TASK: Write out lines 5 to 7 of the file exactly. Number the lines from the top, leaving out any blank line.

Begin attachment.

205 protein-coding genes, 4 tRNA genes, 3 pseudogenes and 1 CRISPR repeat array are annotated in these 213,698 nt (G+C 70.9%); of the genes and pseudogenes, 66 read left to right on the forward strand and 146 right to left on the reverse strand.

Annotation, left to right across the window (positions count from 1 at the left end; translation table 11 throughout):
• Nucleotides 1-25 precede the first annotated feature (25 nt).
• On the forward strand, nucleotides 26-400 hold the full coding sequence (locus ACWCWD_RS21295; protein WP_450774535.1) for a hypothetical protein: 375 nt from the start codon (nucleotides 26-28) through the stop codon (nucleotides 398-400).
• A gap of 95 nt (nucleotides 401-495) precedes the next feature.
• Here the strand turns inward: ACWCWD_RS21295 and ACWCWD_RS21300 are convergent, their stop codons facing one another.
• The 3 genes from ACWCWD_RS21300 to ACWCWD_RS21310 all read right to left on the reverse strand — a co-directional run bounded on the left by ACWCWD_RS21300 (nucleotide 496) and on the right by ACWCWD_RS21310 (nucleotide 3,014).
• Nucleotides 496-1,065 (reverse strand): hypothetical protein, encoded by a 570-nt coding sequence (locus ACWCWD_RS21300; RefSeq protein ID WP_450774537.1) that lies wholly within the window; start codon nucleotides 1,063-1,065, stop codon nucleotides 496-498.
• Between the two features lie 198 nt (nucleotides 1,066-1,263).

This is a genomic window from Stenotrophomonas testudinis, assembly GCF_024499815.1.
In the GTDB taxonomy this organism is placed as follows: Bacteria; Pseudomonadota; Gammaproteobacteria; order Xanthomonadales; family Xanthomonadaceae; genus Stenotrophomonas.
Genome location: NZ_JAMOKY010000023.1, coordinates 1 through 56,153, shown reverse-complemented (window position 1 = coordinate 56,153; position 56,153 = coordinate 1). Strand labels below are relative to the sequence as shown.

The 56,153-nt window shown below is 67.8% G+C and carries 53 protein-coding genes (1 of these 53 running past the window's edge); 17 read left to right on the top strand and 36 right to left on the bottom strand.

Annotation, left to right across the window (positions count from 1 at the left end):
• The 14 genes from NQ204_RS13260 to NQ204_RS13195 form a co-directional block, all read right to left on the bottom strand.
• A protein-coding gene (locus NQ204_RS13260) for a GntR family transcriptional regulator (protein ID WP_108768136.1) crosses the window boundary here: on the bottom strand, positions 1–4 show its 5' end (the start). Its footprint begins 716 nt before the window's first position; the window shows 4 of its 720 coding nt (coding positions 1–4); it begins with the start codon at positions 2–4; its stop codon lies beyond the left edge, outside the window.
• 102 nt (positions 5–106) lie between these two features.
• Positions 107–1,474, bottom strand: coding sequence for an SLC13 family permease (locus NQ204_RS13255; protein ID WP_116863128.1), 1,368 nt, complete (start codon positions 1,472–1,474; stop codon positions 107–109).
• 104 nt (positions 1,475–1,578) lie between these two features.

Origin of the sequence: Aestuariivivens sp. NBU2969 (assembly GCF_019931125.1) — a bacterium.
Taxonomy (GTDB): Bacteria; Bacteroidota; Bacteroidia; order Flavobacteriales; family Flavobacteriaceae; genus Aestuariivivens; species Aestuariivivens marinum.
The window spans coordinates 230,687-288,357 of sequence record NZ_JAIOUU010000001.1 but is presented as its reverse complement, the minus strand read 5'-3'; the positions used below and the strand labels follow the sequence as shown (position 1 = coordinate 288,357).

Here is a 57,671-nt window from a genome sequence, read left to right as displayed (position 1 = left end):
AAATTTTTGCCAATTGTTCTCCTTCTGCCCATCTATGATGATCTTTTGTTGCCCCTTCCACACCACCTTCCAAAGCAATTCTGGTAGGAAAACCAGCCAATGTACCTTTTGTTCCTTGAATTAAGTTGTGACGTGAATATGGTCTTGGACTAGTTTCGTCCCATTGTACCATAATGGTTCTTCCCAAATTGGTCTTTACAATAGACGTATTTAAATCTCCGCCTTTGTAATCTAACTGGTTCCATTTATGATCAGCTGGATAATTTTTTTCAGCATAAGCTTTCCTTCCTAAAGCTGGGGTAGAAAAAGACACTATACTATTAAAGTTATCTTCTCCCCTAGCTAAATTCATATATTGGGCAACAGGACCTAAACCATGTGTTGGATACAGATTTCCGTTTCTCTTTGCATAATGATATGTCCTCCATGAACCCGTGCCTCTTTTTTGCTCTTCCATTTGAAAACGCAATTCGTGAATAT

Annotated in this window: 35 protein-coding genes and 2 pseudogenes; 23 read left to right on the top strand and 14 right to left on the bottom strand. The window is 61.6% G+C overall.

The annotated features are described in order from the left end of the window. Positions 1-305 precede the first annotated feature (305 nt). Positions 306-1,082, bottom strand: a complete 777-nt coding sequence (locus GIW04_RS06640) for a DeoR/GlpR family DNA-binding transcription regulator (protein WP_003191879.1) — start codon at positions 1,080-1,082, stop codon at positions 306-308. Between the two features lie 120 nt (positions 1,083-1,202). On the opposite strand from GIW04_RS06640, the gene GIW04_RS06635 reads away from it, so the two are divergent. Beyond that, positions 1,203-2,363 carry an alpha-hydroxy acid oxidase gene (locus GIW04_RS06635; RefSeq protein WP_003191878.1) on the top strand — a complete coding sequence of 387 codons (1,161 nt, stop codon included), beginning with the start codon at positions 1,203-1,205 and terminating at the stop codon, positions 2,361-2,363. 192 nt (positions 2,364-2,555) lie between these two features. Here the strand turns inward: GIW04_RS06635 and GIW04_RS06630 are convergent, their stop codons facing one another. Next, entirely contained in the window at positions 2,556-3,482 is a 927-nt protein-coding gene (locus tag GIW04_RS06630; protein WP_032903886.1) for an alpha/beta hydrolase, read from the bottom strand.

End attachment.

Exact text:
• A gap of 95 nt (nucleotides 401-495) precedes the next feature.
• Here the strand turns inward: ACWCWD_RS21295 and ACWCWD_RS21300 are convergent, their stop codons facing one another.
• The 3 genes from ACWCWD_RS21300 to ACWCWD_RS21310 all read right to left on the reverse strand — a co-directional run bounded on the left by ACWCWD_RS21300 (nucleotide 496) and on the right by ACWCWD_RS21310 (nucleotide 3,014).